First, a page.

Atlantic Business Magazine editor Dawn Chafe said the selection of a woman was historic not just for the magazine’s Top 50 list, but for any regional award of its type.

“(It’s) absolutely big news,” said Chafe. “Not only our first female CEO of the year for us, but looking at any regional list of business leadership award recognitions, she is the first female on any level.”

Chafe noted Newfoundland and Labrador had fewer names in the Top 50 — eight this year, fewer than half of last year’s 17 — but felt the province was still well-represented. And that the judges — a panel of executives from the Top 50 CEO Hall of Fame — chose Bennett is no surprise, she added.

“She really is the epitome of what it means to be a Top 50 CEO,” she said.

“She had the fifth-fastest-growing company on the Top 50 list this year. She’s got 800 people on staff. She’s seeing phenomenal growth. She’s an incredible industry leader who has diversified over time from just franchises, moving out into commercial and residential real-estate development. We’re also looking at someone who’s moved into international human-resource recruitment.”

Besides her business bona fides, said Chafe, Bennett is a leader in the community.

“She’s also chaired the Ronald McDonald House capital campaign, (which) raised $6.5 million in

18 months,” she said. “So on every level of what represents a Top 50 CEO, she’s there.”

The other CEOs from Newfoundland and Labrador named to the list:

‰    Paul Antle, president and CEO of Pluto Investments, St. John’s;

‰    John Atkins, president, JAC, Mount Pearl;

‰    Ken Bennett, president, The Johnson Corp., St. John’s (also named to the Top 50 Hall of Fame);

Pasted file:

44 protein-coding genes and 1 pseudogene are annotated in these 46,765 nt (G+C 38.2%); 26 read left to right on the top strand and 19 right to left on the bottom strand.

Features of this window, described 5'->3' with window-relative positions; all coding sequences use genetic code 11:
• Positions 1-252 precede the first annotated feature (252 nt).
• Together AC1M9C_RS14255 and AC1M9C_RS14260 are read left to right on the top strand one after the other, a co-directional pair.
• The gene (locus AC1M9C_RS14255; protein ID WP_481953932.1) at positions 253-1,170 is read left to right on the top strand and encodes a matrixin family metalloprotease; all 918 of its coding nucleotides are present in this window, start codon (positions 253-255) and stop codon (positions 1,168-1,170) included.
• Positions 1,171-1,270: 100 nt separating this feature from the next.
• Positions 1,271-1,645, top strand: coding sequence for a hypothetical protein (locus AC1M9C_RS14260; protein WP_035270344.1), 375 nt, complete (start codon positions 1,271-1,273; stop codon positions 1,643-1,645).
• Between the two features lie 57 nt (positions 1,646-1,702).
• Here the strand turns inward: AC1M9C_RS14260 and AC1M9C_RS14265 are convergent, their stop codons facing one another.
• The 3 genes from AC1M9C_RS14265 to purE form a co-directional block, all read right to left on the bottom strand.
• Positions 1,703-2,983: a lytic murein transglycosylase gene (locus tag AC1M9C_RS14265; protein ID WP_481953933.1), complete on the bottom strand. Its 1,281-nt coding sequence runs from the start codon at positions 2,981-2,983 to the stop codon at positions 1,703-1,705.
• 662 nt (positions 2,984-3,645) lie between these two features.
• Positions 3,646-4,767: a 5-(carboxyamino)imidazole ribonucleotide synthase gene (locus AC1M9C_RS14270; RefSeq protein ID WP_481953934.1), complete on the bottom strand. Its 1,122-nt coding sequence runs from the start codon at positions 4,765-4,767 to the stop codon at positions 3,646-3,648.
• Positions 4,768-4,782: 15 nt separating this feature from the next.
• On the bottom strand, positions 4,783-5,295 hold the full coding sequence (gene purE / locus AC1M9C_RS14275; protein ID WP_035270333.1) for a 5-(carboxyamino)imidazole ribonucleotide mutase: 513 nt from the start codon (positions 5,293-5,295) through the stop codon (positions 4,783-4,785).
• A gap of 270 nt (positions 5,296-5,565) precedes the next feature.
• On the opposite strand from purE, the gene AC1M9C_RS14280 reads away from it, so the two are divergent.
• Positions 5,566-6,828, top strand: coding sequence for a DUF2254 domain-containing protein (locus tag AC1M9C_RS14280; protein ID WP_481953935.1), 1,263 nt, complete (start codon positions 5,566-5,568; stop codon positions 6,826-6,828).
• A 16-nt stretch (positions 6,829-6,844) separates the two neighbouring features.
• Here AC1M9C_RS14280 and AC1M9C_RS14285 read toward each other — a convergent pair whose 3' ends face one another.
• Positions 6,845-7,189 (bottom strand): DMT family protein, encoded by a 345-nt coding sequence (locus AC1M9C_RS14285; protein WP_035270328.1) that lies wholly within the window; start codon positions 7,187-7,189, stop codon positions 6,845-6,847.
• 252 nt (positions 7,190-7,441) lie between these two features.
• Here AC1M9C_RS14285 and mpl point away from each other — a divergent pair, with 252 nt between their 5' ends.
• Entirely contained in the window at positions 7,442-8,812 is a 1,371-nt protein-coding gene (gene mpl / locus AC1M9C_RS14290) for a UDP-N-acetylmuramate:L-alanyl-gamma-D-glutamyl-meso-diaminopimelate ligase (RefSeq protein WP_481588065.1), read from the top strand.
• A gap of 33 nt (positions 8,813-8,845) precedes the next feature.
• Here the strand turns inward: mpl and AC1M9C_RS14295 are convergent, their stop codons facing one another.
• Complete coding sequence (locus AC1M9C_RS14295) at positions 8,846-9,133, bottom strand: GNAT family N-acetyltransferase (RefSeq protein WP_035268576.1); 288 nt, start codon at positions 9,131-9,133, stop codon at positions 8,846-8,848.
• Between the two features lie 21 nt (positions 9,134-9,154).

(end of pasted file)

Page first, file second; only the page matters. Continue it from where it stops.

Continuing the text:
‰     Nora Duke, president and CEO, Fortis Properties Corp., St. John’s (also named to the Top 50 Hall of Fame);

‰    Patrick O’Callaghan, East Coast Catering Ltd., St. John’s;

‰    Anne Whelan, president and CEO, Seafair Capital, St. John’s; and

‰    Stephen Winter, president and CEO, Newfoundland Labrador Liquor Corp., St. John’s.

dmaceachern@thetelegram.com

Twitter: @TelegramDaniel

 

Organizations: Atlantic Business Magazine, Bennett Group, Ronald McDonald House Pluto Investments Johnson Fortis Properties East Coast Catering Newfoundland Labrador Liquor

Geographic location: Atlantic Canada, Newfoundland and Labrador, Nova Scotia Prince Edward Island New Brunswick Mount Pearl

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Recent comments

  • Blair Brookfield
    May 10, 2013 - 22:43

    I wonder. It's pretty slim pickings on the rock.

  • I wonder
    May 10, 2013 - 11:40

    I wonder what their salary is compared to their staff who actually do the work to keep the money coming in. McDonald's is a pretty safe business to be in, like Tim's. I haven't heard of too many closing down. Fortis and NLC are pretty well guaranteed profit. What are the chances they will close down?? Management would have to be really bad ..... really bad. Why can't they pick somebody that started with nothing and built up a new business?